Statement – 13th March 2020
Critics’ Club exists to promote equal access to arts and culture for all young people. We want young people to feel welcome in cultural spaces and develop the skills and confidence to access the works within them. Many, if not all, of the young people we work with will have not been to a theatre or gallery in years – for some it will be their first time. As an organisation, we also work to spotlight the cultural elitism and structural inequalities within the arts industry, with the aim of breaking down barriers and building a sector that is diverse, inclusive and accessible for all. Therefore, we feel it is appropriate and important to comment publicly on an incident that took place on a recent cultural trip.
After attending a trip to a cultural organisation, two young people later reported to our programme facilitator that on their arrival to the venue, they were pulled aside and questioned by a security guard. They asked them who they were with and what they were doing there. They both felt that they had been unfairly targeted, given that the group had arrived all together, along with two adults. Tickets to all Critics’ Club trips are booked in advance through emailing venues directly, so the venue’s staff should have been aware that a group of young people would be attending at that time. Indeed, we would argue that it should not be surprising for young people to be visiting such spaces at any time.
As the two young critics were black and the security guard was white, they both felt that they were being racially profiled in this cultural space. For people of colour, these incidents of microaggressions are, sadly, not uncommon and form part of their daily lived experiences. They are hypervisible, and their bodies policed more heavily than their white peers. It saddens us to think of the longer-term impact this experience may have on the students and their relationship to cultural venues more generally.
We have spoken to the venue involved who were very quick to respond and apologise deeply for the incident; they acknowledged that the incident was very troubling and committed to a further investigation with their external security agency, requesting that the guards are re-trained before being sent to them. They also explained how they are working to change their internal practices in response to the incident, re-evaluating how they recruit and train their own in-house team. Furthermore, we have ensured that the young people involved were informed that they did nothing wrong and that these situations should always be reported. While this does not undo any of the harm caused, we believe this conversation with the venue was constructive, allowing the team to recognise the harm caused and oppression perpetuated, and to focus on learning from the incident to implement measures for positive change.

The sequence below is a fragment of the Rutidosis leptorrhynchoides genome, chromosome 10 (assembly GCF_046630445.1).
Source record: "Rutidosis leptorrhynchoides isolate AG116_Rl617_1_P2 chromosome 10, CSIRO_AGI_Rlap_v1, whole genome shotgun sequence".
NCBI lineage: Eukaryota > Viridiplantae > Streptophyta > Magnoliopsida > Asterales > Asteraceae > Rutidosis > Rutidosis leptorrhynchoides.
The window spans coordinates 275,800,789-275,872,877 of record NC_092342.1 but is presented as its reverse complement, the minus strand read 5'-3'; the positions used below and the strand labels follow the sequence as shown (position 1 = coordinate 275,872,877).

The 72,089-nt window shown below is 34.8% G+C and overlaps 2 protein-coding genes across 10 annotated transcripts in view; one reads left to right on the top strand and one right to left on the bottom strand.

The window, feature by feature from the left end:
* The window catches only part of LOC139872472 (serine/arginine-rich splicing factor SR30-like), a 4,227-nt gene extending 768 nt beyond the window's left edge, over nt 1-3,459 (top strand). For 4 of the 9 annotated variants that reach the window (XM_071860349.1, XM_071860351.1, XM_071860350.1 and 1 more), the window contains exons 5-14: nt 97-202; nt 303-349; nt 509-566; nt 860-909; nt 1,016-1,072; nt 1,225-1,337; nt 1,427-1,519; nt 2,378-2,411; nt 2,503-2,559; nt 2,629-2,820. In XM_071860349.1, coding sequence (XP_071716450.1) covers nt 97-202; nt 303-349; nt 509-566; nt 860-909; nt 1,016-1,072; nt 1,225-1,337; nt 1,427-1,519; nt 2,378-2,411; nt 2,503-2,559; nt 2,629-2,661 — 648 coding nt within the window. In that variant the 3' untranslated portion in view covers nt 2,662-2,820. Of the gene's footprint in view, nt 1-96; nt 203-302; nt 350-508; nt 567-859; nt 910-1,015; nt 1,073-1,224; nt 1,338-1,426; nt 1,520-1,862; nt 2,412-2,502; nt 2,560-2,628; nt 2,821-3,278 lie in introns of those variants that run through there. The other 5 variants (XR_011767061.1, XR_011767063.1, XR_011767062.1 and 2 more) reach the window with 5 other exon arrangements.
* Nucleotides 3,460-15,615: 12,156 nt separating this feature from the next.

We write this post not to ‘call out’, ‘cancel’ or burn bridges, but rather to add to the ongoing constructive conversation about how we can create more welcoming and inclusive cultural environments. We see this as an opportunity for the organisation in question, as well as leaders in the sector, to learn and address the way ‘security’ and inclusion can impact on a visitor’s experience of the space. While our programme works hard to bring new voices into cultural spaces, there must also be a shift from the cultural and creative community itself towards ensuring it construct cultural spaces that are truly welcoming. If you would like to share your thoughts with us, please email firstname.lastname@example.org or tweet us at @critics_club.